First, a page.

He’s sexy in dim light.
Speedoboy is clearly not a boy, but I’m guessing not far from forty and incredibly lean to the point of being bony. Never too rich, too thin, too hung. His Speedo is royal blue and very tight. He smiles a lot, though I wish he wouldn’t because he
could use a good orthodontist.
I fall back on my sofa. Speedoboy comes at me like he’s going to dive, then he lands with his torpedo thin body on top of me. He grinds our crotches together. His cock is big and if he weren’t so rough and anxious it would feel good. He’s resting his long skinny arms on the back of the sofa getting louder with his “Oh fuck yes baby” calls when a single drop of blood lands on my shoulder. I think of the saint that cried blood tears, St. Agnes. I was raised Catholic and recall an art project making cardboard cut-outs of every saint born in the month of December.
Speedoboy has leapt up and is now lying on the floor. He’s very quiet. His fingers squeeze his tiny nose.
In Oscar Wilde’s The Importance of Being Earnest, Gwendolyn Fairfax says, I never travel without my diary. One should always have something sensational to read in the train.
It’s unlikely that innocent and naïve Gwendolyn, even in her most extreme flights of fancy, would have written anything as powerful, profound and absorbing as Scott Alexander Hess’s Diary of Sex Addict. But that doesn’t detract from the fact that this diary remains something sensational to read in the train.
Diary of a Sex Addict begins on December 7th in a New York apartment where the story’s unnamed narrator relates the symptoms of a compelling addiction to sex. The story is set in a contemporary New York so vividly described I imagine the print version smells of bagels, pizza and yellow cabs. It’s a New York so real that a reader could get mugged whilst turning from one page to the next. This is an example of the high quality of the writing as we’re introduced to the narrator’s aunt:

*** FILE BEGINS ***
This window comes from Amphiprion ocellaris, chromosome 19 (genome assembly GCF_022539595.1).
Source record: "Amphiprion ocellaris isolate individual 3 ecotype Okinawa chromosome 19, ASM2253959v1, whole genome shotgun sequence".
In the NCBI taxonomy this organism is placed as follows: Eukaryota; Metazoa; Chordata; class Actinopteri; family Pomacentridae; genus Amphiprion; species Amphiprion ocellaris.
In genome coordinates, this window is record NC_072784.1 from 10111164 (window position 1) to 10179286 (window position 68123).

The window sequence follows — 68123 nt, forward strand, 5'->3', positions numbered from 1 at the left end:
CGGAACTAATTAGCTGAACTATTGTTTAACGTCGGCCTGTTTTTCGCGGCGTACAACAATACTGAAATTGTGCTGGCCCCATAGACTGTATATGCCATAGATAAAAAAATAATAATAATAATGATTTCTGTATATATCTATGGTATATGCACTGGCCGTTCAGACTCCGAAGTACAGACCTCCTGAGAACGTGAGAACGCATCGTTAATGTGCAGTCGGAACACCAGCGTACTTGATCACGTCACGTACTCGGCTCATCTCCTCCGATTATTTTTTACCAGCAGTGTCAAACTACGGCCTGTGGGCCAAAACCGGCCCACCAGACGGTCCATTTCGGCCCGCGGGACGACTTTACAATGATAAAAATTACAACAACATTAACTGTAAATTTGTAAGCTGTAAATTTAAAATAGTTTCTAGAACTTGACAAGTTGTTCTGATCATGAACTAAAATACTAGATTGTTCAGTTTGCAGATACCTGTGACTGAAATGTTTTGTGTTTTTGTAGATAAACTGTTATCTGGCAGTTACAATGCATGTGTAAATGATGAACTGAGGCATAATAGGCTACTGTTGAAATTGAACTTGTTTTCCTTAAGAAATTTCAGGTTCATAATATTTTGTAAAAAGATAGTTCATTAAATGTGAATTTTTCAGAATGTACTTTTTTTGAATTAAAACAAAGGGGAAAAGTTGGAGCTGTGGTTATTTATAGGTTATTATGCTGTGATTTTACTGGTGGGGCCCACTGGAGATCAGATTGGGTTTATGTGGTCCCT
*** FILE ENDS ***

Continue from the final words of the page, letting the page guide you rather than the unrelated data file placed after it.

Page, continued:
She’s a large, healthy-looking 80-year-old woman, with blue oval shaped eyes, glossy blonde hair and porcelain, precisely botoxed skin. She’s still vibrant, though at times, between vast silences, her mind will spread open like a cobwebbed fan and blow out incoherent memories. I don’t know if her tales are fact or fiction, most likely a mix. Her favourite subjects are a six year period when she made summer visits to my parent’s farm in Arkansas when I was child, and her brief time on the New York stage. I remember she’d come every summer when I was six up until I was twelve. Then the visits stopped, though I don’t recall why.
It’s writing that is rich in detail, vivid in description, and droll in execution. Other reviewers have described this title as being gritty but I’d argue that it’s simply frank and honest – and it’s a rare title that can manage to combine the erotic with the truthful.
As I said before, the story is set in a contemporary New York: an über-contemporary New York. That contemporaneous quality is best illustrated by the narrator’s reliance on ultramodern technology. We’re introduced to a man who has visited Ikea, listens to neighbours discussing Pottery Barn and Cheerios, and trawls sites like grindr and manhunt. The narrator ‘raffishly’ steals a wi-fi connection from a neighbour and, when that fails, has to rely on a backup internet fix from his iPhone. This is a man living in a very modern world, telling a modern story aimed at very modern readers.
This is how the narrator begins a typical day:
I’m nude now, in front of my Ikea mirror, my skin damp and glistening with the soapy remnants of Mr. Bubble. I start every day here, in this exact spot, taking pictures of my reflection to post on internet sex sites. The shots are from a distance because I look so damn lean and cut-up from far off. I do this at 7 A.M., because I am happiest at this time. The day seems possible. The subsequent hours are really just a slow motion tumbling back toward the black hole. I think Sartre said something like “Life begins on the other side of despair.” He was a fucking genius, probably a sex addict.
It’s only fair to warn readers that this Sartre quote could be perceived as a theme that propels the book. The narrator starts the day in high spirits and the mood dwindles and declines as the day progresses. The sex in this story is not the cheeky, cheerful fluffy-bunny sex of an erotic romp or a hearts-and-flowers romance with explicit kisses. The Diary of a Sex Addict depicts a barrage of honest, in-your-face encounters that range from the disappointing to the darkly satisfying and from the depths of disturbing to the delights of discovery.
It would be easy to dismiss this as the story of a character’s indulgence in excess to avoid the necessary truths of aging and responsibility. And it would be easy for a reviewer to spoil the story here for any potential readers who haven’t yet encountered Hess’s title.
The Diary of a Sex Addict is a have-to-have title for any reader who enjoys their fiction when it’s frank and sensational.